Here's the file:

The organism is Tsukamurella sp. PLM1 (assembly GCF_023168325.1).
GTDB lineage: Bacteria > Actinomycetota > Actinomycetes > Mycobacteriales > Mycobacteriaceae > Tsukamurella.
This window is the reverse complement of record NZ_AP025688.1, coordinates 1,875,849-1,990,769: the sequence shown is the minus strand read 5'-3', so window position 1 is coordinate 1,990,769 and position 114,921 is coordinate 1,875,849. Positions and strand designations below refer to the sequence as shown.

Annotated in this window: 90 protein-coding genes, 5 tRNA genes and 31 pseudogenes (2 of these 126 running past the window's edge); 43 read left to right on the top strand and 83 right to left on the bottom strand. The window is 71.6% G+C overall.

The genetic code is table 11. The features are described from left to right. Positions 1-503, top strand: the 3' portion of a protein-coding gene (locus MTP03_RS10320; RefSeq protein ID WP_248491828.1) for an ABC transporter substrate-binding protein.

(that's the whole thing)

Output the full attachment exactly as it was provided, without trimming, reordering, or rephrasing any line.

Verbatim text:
The organism is Tsukamurella sp. PLM1 (assembly GCF_023168325.1).
GTDB lineage: Bacteria > Actinomycetota > Actinomycetes > Mycobacteriales > Mycobacteriaceae > Tsukamurella.
This window is the reverse complement of record NZ_AP025688.1, coordinates 1,875,849-1,990,769: the sequence shown is the minus strand read 5'-3', so window position 1 is coordinate 1,990,769 and position 114,921 is coordinate 1,875,849. Positions and strand designations below refer to the sequence as shown.

Annotated in this window: 90 protein-coding genes, 5 tRNA genes and 31 pseudogenes (2 of these 126 running past the window's edge); 43 read left to right on the top strand and 83 right to left on the bottom strand. The window is 71.6% G+C overall.

The genetic code is table 11. The features are described from left to right. Positions 1-503, top strand: the 3' portion of a protein-coding gene (locus MTP03_RS10320; RefSeq protein ID WP_248491828.1) for an ABC transporter substrate-binding protein.